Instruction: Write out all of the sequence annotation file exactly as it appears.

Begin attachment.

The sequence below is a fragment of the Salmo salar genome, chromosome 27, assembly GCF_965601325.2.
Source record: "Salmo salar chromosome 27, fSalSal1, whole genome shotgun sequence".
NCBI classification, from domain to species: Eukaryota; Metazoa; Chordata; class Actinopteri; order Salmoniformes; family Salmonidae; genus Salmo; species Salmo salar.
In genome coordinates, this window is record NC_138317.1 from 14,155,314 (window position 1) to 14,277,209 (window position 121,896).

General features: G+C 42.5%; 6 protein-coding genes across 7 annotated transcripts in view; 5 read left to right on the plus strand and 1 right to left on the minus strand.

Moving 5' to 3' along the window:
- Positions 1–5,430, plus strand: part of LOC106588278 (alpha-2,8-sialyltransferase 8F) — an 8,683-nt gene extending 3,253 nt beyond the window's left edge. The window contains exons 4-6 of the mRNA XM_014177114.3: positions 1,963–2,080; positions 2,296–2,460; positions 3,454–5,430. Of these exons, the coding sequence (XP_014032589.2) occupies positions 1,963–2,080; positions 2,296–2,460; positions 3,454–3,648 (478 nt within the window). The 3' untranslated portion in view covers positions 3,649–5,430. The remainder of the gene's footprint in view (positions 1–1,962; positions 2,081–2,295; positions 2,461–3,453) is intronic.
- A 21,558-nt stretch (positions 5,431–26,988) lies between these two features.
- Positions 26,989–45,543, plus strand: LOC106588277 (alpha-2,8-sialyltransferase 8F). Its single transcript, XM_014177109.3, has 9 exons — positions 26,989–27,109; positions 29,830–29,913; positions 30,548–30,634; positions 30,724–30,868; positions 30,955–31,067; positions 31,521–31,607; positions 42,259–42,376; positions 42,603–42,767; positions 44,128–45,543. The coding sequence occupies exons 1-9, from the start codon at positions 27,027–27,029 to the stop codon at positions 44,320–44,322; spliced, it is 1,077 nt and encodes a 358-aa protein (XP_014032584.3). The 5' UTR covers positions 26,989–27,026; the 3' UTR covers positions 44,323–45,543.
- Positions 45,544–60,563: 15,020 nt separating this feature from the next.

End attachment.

The sequence below is a fragment of the Salmo salar genome, chromosome 27, assembly GCF_965601325.2.
Source record: "Salmo salar chromosome 27, fSalSal1, whole genome shotgun sequence".
NCBI classification, from domain to species: Eukaryota; Metazoa; Chordata; class Actinopteri; order Salmoniformes; family Salmonidae; genus Salmo; species Salmo salar.
In genome coordinates, this window is record NC_138317.1 from 14,155,314 (window position 1) to 14,277,209 (window position 121,896).

General features: G+C 42.5%; 6 protein-coding genes across 7 annotated transcripts in view; 5 read left to right on the plus strand and 1 right to left on the minus strand.

Moving 5' to 3' along the window:
- Positions 1–5,430, plus strand: part of LOC106588278 (alpha-2,8-sialyltransferase 8F) — an 8,683-nt gene extending 3,253 nt beyond the window's left edge. The window contains exons 4-6 of the mRNA XM_014177114.3: positions 1,963–2,080; positions 2,296–2,460; positions 3,454–5,430. Of these exons, the coding sequence (XP_014032589.2) occupies positions 1,963–2,080; positions 2,296–2,460; positions 3,454–3,648 (478 nt within the window). The 3' untranslated portion in view covers positions 3,649–5,430. The remainder of the gene's footprint in view (positions 1–1,962; positions 2,081–2,295; positions 2,461–3,453) is intronic.
- A 21,558-nt stretch (positions 5,431–26,988) lies between these two features.
- Positions 26,989–45,543, plus strand: LOC106588277 (alpha-2,8-sialyltransferase 8F). Its single transcript, XM_014177109.3, has 9 exons — positions 26,989–27,109; positions 29,830–29,913; positions 30,548–30,634; positions 30,724–30,868; positions 30,955–31,067; positions 31,521–31,607; positions 42,259–42,376; positions 42,603–42,767; positions 44,128–45,543. The coding sequence occupies exons 1-9, from the start codon at positions 27,027–27,029 to the stop codon at positions 44,320–44,322; spliced, it is 1,077 nt and encodes a 358-aa protein (XP_014032584.3). The 5' UTR covers positions 26,989–27,026; the 3' UTR covers positions 44,323–45,543.
- Positions 45,544–60,563: 15,020 nt separating this feature from the next.